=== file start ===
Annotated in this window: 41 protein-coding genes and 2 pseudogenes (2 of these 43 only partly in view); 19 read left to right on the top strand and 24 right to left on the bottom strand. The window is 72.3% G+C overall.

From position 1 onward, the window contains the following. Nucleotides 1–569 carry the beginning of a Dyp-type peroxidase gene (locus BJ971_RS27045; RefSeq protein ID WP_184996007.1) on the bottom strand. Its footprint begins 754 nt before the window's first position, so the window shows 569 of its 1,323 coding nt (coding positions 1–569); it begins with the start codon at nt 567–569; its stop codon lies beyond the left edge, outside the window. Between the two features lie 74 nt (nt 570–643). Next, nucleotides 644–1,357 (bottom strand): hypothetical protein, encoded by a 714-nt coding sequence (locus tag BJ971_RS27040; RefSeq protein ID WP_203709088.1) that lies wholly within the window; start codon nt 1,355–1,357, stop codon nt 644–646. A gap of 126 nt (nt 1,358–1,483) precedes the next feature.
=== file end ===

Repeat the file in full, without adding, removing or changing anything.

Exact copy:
Annotated in this window: 41 protein-coding genes and 2 pseudogenes (2 of these 43 only partly in view); 19 read left to right on the top strand and 24 right to left on the bottom strand. The window is 72.3% G+C overall.

From position 1 onward, the window contains the following. Nucleotides 1–569 carry the beginning of a Dyp-type peroxidase gene (locus BJ971_RS27045; RefSeq protein ID WP_184996007.1) on the bottom strand. Its footprint begins 754 nt before the window's first position, so the window shows 569 of its 1,323 coding nt (coding positions 1–569); it begins with the start codon at nt 567–569; its stop codon lies beyond the left edge, outside the window. Between the two features lie 74 nt (nt 570–643). Next, nucleotides 644–1,357 (bottom strand): hypothetical protein, encoded by a 714-nt coding sequence (locus tag BJ971_RS27040; RefSeq protein ID WP_203709088.1) that lies wholly within the window; start codon nt 1,355–1,357, stop codon nt 644–646. A gap of 126 nt (nt 1,358–1,483) precedes the next feature.